Independence Day, under normal circumstances, called for community celebrations including flag hoisting, patriotic songs, and traditional sweets. As the pandemic brings with it restrictions on movement and gatherings, celebrations this year will go virtual.
One way to commemorate the day is by taking a virtual walkthrough iconic places that shaped the course of history and re-visiting the lives of those who played a key role in bringing about the freedom that most of the world enjoys today.
South Africa, the land that immediately brings alive the imagery of Big 7 safaris, glamping, bungee jumping, shark cage diving, exquisite wines, diverse food, and warm people, has another aspect to it that is equally appealing – it’s rich and diverse cultural history. The nation witnessed the rise of two of the world’s greatest advocates of freedom – Mahatma Gandhi and Nelson Mandela.
Mohandas Karamchand Gandhi, a young lawyer, arrived in Durban in 1893 and moved in with his family. After the infamous train incident at Pietermaritzburg Railway Station where young Gandhi was off-boarded for sitting in a ‘whites-only’ section, Gandhi stayed on in Inanda in the outskirts of Durban, where he developed his philosophy of Satyagraha. Gandhi left the Rainbow Nation, but his doctrine on Satyagraha found its way back into the thoughts of Nelson Mandela who echoed the passive resistance concept as he led his country into freedom.
Mandela, born into a South African royal family, went on to become an influential political leader who was at the forefront of the South African freedom struggle, the president of the nation, and a global icon. From serving 27 years in prison to working as a philanthropist, his life was legendary, to say the least. The ‘Gandhi of the African continent’ has received, and rightfully so, more than 250 honors including The Nobel Peace Prize and the Bharat Ratna.
From the rolling hills and scattered villages of Qunu in the Eastern Cape to reverent reflections in the prison cells of Robben Island to the Phoenix Settlement in Inanda – South Africa offers a chance to follow in the footsteps of these two iconic heroes. Walk with us around:
Pietermaritzburg Railway Station
7th June 1893, went down in history due to Mahatma Gandhi’s refusal to budge from a ‘whites-only’ coach on a train to Pretoria. Gandhi was thrown off the train at Pietermaritzburg Railway Station for this act of defiance that set the stage for Civil Disobedience. The historic building stills stands, with a plaque commemorating the incident that proved to be a turning point in Gandhi’s fight against racial discrimination. Sushma Swaraj, External Affairs Minister for India, recently commemorated 125 years since the passage of this incident by embarking on a train journey from Pentrich to Pietermaritzburg.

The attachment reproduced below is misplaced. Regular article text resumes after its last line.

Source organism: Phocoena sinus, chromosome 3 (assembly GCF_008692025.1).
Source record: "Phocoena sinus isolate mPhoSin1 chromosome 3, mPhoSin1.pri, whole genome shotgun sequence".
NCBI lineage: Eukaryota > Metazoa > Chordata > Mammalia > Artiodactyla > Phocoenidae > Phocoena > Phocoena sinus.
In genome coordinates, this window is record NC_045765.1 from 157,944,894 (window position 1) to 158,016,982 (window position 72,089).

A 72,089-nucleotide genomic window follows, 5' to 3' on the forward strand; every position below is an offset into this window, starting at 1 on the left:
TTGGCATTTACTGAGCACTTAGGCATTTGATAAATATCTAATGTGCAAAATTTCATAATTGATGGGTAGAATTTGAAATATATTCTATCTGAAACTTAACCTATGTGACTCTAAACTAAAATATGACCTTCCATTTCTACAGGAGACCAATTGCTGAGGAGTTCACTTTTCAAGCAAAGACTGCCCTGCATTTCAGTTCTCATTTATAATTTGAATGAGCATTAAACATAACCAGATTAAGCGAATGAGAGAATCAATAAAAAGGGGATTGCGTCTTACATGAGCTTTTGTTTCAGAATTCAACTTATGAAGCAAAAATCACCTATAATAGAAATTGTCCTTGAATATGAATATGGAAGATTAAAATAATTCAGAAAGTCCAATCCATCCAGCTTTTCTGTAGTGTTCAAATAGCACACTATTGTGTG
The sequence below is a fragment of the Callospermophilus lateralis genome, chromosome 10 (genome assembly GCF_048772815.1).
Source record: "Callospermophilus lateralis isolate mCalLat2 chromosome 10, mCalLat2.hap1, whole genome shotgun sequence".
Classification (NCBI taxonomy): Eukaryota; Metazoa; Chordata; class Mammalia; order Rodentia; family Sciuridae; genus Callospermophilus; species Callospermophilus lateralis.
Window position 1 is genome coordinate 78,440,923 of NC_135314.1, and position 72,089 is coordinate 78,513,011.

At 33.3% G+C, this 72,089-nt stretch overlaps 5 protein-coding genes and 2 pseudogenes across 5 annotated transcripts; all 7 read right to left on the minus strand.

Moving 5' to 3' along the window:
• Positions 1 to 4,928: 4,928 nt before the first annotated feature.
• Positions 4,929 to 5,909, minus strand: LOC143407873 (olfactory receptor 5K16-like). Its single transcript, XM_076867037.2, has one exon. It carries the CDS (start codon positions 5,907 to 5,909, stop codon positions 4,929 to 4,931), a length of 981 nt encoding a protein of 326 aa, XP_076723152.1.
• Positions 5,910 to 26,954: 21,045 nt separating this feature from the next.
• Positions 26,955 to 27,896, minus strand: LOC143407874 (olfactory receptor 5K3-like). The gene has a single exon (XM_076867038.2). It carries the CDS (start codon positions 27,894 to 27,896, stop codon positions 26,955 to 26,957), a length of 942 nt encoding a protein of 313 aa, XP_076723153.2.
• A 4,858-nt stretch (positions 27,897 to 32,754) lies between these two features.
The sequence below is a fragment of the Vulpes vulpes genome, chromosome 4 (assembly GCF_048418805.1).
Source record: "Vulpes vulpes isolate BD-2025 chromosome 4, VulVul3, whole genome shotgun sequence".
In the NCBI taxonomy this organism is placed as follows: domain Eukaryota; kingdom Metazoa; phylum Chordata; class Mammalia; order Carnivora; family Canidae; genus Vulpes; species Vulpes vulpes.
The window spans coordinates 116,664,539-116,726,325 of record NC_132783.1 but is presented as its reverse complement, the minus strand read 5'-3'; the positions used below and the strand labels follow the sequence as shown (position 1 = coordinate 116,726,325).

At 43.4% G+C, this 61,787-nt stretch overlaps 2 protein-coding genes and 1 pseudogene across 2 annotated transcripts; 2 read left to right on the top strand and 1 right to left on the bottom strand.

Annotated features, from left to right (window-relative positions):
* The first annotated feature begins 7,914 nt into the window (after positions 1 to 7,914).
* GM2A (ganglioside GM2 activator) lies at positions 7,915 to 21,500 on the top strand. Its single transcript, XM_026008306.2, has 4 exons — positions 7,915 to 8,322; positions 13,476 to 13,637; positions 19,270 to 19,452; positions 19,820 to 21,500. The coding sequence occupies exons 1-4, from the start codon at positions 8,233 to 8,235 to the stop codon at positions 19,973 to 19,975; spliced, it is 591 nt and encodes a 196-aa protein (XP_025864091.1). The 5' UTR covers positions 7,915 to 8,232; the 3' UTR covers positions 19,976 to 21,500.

Phoenix Settlement, Inanda
Situated 20 kilometers north of Durban, the Phoenix Settlement is a part of Kwa Zulu Natal’s Inanda Heritage Route. Gandhi resided here along with his family in a house named Sarvodaya, meaning ‘well-being for all’. It is at Phoenix that Gandhi produced his weekly Indian Opinion newspaper from the International Printing Press – the building of which remains till date. The former home of Gandhi, burnt down in the political upheaval of the mid-1980s, has been reconstructed as a free-for-all museum that pays tribute to his achievements and to the principles of Satyagraha.
Nelson Mandela spent 18 immensely challenging years in prison on this little island situated off the coast of Cape Town and yet emerged from it filled with forgiveness instead of hatred. Robben Island is now a World Heritage site and museum. Although from the 17th to the 20th century the island was a place of imprisonment – today it is a beacon of hope and a place where visitors can gain some insight into the life and times of Nelson Mandela and fellow freedom fighters. Trips to Robben Island begin from the Nelson Mandela Gateway at the V&A Waterfront, where ferries transfer you to the former prison.
Google offers a narrated tour – complete with a visit to Mandela’s 6.5 x 6.5-foot cell – led by Vusumsi Mcongo, an anti-apartheid activist who was imprisoned on Robben Island from 1978-1990.
Through the years, the Constitution Hill functioned mainly as a prison. It was here that many passive resistors and freedom fighters including the Father of our Nation – Mahatma Gandhi, and Nelson Mandela were held; the site has two permanent exhibitions that revolve around the lives of both these revolutionaries. A walk through Number Four section of the prison, reading up on the horrific conditions of the time and the difference in how prisoners of different races were treated, quickly hammers home the need for radical reform and equality for which Mandela was fighting – and ultimately achieved. The Constitution Hill in Johannesburg is now a fascinating museum and the home to South Africa’s constitutional court.
This site has enormous significance in the history of the freedom struggle because it was here that, after 17 months of evading the apartheid authorities, Nelson Mandela was arrested. On 5th August 1962, the police flagged down a car driven by Nelson Mandela in a chauffer’s uniform while he was returning from a secret meeting with the African National Congress president. This incident would go on to shape the future of an entire country. To mark the historic spot is a sculpture comprising of 50 steel rods, which align to create a magnificent portrait of Mandela.
Street View users can now view Marco Cianfanelli’s extraordinary sculpture of Nelson Mandela at the Nelson Mandela Capture Site.
This Independence Day, the Rainbow Nation beckons you to witness that journey of freedom – virtually!